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Monday, November 20, 2006

Microsoft Sees Opportunity in Municipal Wi-Fi

Having previously watched from the sidelines as more and more companies partnered with cities looking to develop municipal Wi-Fi networks, Microsoft reversed course this week and announced it will partner with MetroFi to build a new free Wi-Fi network for all of Portland, Ore., by late 2008. The project is being labeled as “free” to users; [...] [more]

Spotlight on a Support Team Member: Stephen Salina...


Authentication, Authority Controls Needed to Move Web 2.0 Forward

Everybody’s favorite tech buzz word, Web 2.0, may have gotten a bit ahead of itself, which is par for the course for hot trends. is reporting that participants in the Web 2.0 Summit this week are discussing why the lack of a usable universal authentication system for end users of social networking and collaboration sites [...] [more]

HPC Affects Storage, Too

High-powered computing (HPC) begins in the research labs and eventually trickles down to the commercial world. And while much of the attention is given to faster processing, the fact is that HPC is having a real-world effect on the data center. Leading researchers are taking a good, hard look at how ever-increasing computer power is affecting storage [...] [more]

Redesign of the Google Base homepage


Microsoft?s ?Integration-Oriented Architecture?

A personal note: I just upgraded from Office 97 over Windows 98 to Office 2003 over Windows XP. As a result, my anxiety about crashes has diminished, and a few things work a little better. All in all, however, I?m not even 1 percent more productive. Multiply me by 30 or 40 million knowledge workers and you [...] [more]

Microsoft?s Allchin: Yes, You Will Need Anti-Virus with Vista

Microsoft’s Jim Allchin turned to his own blog to clarify what he says is a misunderstanding and to note that, in fact, most Windows Vista users will need to run anti-virus software. Makes sense to us, since most of the flack surrounding the Vista launch centers on Microsoft’s entry into the anti-virus business. Not that most [...] [more]

2006: A Great Year for HP? Or Not

We’re not sure whether to clap or kvetch, but HP’s fourth-quarter earnings report, out yesterday, was a bravura performance. Apparently proving that the pretexting scandal that burned up the news wires this summer was hardly even a distraction, the company posted numbers that brought its annual sales to more than $91 billion. Some observers expect that [...] [more]

Tech Tip: There's a new operator in town ? inmeta


Ballmer: Linux Infringes Microsoft?s Intellectual Property

You had to know it was coming. PC Advisor reports that Microsoft CEO Steve Ballmer told an audience at the recent Pass (Professional Association for Sequel Server) Conference that the company crafted its much-discussed deal with Novell to get an economic return for the Microsoft code he says is used in Linux. “Only customers that use SuSE [Linux] have paid properly for [...] [more]

Case study: Recipe for success


Shorter Outsourcing Contracts a Sweeter Deal?

The latest research numbers from TPI bear out some outsourcing trends that have been gaining momentum over the last few years. In particular, companies are slicing the length of their outsourcing agreements. According to TPI, while contracts of at least five years were once the norm, the average contract now tends to run no more than two years. [...] [more]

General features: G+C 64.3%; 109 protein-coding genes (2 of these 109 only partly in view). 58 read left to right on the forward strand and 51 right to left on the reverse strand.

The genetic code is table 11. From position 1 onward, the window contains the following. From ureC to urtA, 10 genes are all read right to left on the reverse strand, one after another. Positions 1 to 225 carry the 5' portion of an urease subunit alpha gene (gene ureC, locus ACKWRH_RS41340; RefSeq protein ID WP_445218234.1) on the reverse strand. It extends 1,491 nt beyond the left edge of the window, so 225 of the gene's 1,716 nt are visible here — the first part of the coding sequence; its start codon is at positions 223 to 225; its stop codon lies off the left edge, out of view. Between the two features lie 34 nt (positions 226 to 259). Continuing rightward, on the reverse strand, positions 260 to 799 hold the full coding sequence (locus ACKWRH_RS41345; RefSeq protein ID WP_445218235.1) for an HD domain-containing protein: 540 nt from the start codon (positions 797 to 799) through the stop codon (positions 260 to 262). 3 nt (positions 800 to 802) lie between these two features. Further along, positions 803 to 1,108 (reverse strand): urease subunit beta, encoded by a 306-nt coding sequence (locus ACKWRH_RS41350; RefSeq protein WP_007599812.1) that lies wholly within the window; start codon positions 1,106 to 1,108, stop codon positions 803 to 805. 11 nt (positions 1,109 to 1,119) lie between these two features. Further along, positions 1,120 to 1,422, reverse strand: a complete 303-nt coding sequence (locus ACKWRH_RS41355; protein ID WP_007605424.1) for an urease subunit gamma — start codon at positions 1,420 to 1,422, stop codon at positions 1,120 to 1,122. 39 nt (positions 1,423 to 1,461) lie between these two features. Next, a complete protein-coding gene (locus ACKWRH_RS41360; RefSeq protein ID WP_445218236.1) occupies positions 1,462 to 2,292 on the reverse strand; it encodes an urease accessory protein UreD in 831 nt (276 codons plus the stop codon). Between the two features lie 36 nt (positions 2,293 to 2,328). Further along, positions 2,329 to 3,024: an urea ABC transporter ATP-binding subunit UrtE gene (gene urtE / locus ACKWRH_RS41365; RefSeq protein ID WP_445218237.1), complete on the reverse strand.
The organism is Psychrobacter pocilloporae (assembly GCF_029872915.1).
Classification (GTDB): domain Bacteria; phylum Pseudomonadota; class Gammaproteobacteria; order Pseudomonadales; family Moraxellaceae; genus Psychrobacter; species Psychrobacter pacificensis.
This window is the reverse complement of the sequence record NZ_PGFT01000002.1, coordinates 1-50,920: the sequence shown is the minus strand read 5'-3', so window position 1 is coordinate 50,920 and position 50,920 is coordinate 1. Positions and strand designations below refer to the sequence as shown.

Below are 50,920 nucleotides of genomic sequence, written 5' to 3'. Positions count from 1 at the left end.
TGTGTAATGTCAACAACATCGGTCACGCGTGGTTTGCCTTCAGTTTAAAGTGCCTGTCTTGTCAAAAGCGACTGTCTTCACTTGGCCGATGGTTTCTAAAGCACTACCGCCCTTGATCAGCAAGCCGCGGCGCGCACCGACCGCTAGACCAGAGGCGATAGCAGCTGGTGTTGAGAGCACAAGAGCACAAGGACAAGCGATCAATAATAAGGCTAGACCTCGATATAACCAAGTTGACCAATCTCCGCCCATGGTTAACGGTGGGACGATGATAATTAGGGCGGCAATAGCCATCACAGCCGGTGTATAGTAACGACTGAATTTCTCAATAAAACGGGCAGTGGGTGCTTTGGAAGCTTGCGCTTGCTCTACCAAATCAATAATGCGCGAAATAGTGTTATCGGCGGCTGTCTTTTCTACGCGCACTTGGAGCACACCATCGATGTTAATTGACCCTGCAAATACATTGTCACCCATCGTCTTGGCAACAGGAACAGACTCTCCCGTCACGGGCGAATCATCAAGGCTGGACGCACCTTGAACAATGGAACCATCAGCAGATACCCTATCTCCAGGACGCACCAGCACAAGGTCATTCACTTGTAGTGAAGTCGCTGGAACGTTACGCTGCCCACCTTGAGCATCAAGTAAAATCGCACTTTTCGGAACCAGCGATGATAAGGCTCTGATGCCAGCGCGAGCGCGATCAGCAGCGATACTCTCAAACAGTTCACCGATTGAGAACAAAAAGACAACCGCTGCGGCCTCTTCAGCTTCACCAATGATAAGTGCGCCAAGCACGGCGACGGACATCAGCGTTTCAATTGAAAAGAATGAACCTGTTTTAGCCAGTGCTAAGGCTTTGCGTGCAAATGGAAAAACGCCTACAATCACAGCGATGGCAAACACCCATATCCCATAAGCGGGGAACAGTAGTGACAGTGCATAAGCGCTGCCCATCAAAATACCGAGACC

HP?s Problem Is Sarbanes-Oxley?s Fault?

We’ve written before that it’s far too easy to blame the tough requirements in Sarbanes-Oxley for business or market failures: If we’re losing money, it’s because we had to spend so much on Sarbox compliance, darn it. Certainly, the U.S. stock exchanges are losing listings to London and other markets because Sarbanes-Oxley is too burdensome. So [...] [more]

Does the One Laptop Per Child Project Pose a Security Risk?

It’s hard to believe, but there is a downside to Nicholas Negroponte’s One Laptop Per Child project. Of course, the project’s intent — to distribute millions of $100 laptops to poor kids throughout the world — is beyond reproach. It’s the feel-good project of the year. The problem has nothing to do with the project’s goal. It’s technical: [...] [more]

SOA Vendors: Sell Business Benefits

An interesting bit of information came to light in a recent informal conversation with a vendor of process integration solutions ? notably, the quote-to-cash process. The company in question uses Web services and SOA to create its solutions, and its initial marketing efforts involved touting the SOA approach to IT organizations. The IT people were [...] [more]

Call for API Examples


Don?t Forget the Users in BI Rollouts

In their desire to get the technological details of a deployment right, there is one thing many companies forget: their users. Even the smoothest rollout won’t be a success if users don’t adopt a new technology. Business intelligence is no exception, especially with the push to bring BI tools to a wider variety of users throughout an [...] [more]

Known Issues: API Latency & AdWords API Center Mislabeling


API Updates: Instant Gratification and Sample Code...


IBM to Sun: Don?t Start Another Open Source Java Project

Yesterday when Sun Microsystems finally released the code for Java Standard Edition, Java Micro Edition and Java Enterprise Edition under the GNU General Public License v2, the company also received a statement from IBM encouraging contribution to one of the Apache Foundation’s existing open source Java projects. IBM, according to a story, is concerned that releasing [...] [more]